Coal's Potential Comeback?
There are still signs of life in the industry, but it's going to take further deregulation and a favorable market.
It’s the politically correct idea among many Americans that coal as a major industrial fuel is dead, or at least dying, and that “cleaner” fuels like natural gas, wind and solar energy (and maybe unicorn dust) are taking over. There is some reality there, especially for natural gas due to the advancement of technology making it cheaper. But there are other influences on coal’s recent decline.
Less costly natural gas has become the fuel of choice in power plants and for other industrial uses. That’s not entirely because of the natural relative price of the fuels, but because the regulatory overkill on mining and burning coal requires enormous investments that have priced coal higher than natural gas. Remember Barack Obama’s prediction: “So if somebody wants to build a coal-powered plant, they can. It’s just that it will bankrupt them.”
These regulations produced the closing of more than 400 coal-burning power plants, which dropped the demand for coal. That in turn put 63,000 people in the coal industry, electric production industry and related support industries out of work in just the last few years.
At the same time hydraulic fracturing (fracking) became popular, after lying mostly dormant since its first commercial application in 1957. That produced a boom in natural gas production at attractive prices to compete with coal.
Many think burning less coal is a great thing, because burning coal fouls the air and is dangerous to our health. But that “truth” loses importance when you know the actual infinitesimal improvement in air quality derived from burning less coal.
However, considering all those factors, and paraphrasing a famous quote attributed to Mark Twain, the rumors of coal’s demise have been greatly exaggerated.
Coal likely will never regain its former dominance among industrial fuels. Time and technological/industrial evolution would just as certainly, although much more gradually, have eaten into coal’s popularity without the help of Obama’s War on Coal.
But several things point to a continued market for American coal: Trump’s regulatory relief, the growing acceptance of the idea that the climate change/global warming mania is dramatically overstated, the reality that coal is still the best fuel for many things, the fact that many countries that do not have domestic coal supplies depend upon it for fuel, and the improvement in coal-burning technology.
And let’s not forget that fossil fuels made up 81% of the fuels used to produce electricity in 2016, and coal is still the primary fossil fuel in electricity production.
Industry insiders like Murray Energy CEO Robert Murray see a partial resurgence in coal. “Coal will grow back,” he told Fox Business Network’s Stuart Varney. “But we’re in a decline right now.”
He went on to say that Trump “can bring back at least half of those [63,000 lost] jobs as the economy grows and as he ends the regulations on coal.” He noted that we have not had a level playing field in coal because, instead, “the government has been picking winners and losers.”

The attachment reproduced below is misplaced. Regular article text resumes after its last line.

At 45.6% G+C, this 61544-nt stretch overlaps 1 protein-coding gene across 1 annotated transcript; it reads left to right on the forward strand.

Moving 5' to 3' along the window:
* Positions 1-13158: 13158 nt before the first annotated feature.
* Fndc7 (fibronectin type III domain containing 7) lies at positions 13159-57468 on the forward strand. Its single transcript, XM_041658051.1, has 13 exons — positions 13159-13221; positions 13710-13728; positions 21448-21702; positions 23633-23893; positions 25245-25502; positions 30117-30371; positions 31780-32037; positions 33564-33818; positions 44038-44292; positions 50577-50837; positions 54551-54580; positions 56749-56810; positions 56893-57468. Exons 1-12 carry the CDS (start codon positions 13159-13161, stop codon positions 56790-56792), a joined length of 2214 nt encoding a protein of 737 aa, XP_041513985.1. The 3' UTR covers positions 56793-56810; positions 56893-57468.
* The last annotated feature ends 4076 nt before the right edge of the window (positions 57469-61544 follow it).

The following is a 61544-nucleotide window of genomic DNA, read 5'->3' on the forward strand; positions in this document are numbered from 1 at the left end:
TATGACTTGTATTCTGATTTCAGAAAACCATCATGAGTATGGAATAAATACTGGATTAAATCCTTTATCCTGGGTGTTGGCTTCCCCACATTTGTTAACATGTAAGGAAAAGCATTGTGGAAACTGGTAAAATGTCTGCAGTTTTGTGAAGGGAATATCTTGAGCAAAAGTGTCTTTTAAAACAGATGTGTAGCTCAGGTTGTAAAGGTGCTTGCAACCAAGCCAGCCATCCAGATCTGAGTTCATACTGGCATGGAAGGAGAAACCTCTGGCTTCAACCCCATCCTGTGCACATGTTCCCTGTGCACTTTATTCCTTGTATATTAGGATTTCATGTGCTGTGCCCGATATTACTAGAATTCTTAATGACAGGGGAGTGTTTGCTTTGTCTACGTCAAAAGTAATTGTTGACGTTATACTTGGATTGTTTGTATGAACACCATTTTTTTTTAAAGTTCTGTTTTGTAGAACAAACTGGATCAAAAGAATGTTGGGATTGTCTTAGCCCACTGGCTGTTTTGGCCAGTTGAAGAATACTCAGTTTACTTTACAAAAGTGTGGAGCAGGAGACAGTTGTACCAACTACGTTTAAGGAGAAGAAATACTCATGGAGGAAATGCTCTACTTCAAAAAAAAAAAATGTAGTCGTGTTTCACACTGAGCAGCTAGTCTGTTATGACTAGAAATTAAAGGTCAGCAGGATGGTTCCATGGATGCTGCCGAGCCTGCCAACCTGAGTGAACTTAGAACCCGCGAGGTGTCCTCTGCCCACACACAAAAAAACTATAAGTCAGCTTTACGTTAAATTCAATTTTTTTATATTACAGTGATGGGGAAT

And he told Maria Bartiromo, also on Fox Business Network, that Obama closed 411 coal-fired plants, and that the Clean Power Plan, which Trump ended recently, would have closed 56 more plants. That, he said, would have caused a steep spike in electric rates. “As [Trump] grows the economy [and] brings jobs back to America, coal will participate in that growth because we are one-sixth the cost of a windmill and one-fourth the cost of natural gas,” per kilowatt-hour, Murray said.
Rep. Bill Johnson (R-OH), “The coal industry knows and understands how to mine coal … and protect our environment. We don’t do it the way it was done 50, 60 years ago.”
Here are a few pieces of evidence that coal isn’t dead yet:
Reports from the Kentucky, West Virginia and Virginia coalfield regions say that mines are cranking back up and miners are being rehired. Train yards are seeing cars filled with coal moving through them in greater numbers.
Kingdom Resources plans to take over operations of one of the old Enterprise mines in Knott County, Kentucky. The company plans to hire 60 workers.
A southern West Virginia college recently held a Job Fair to immediately fill 85 open coal positions in mines in two counties. The coal from these mines is used in making steel.
Coal exports through Hampton Roads last month rose more than 50% from last year’s level, led by a nearly five-fold increase at Newport News’ Pier IX, according to the most recent Virginia Maritime Association statistics. “A lot of mines are open again,” said Harry Childress, president of the Virginia Coal and Energy Alliance.“
Fox News reports that in Wise County, Virginia, "A long-awaited revival is under way in this beleaguered Central Appalachia community where residents see coal as the once and future king. Trucks are running again. Miners working seven days a week cannot keep up with current demand.”
Few if any argue that the coal industry will return to its former greatness, but it will certainly endure for many years at a lower level if natural forces are allowed to work, free of politically correct environmental engineering. These aforementioned items represent the beginning of coal’s potential comeback.
When you replace regulations resulting from shortsighted ideological goals with a level of business regulations based upon common sense, good things can happen.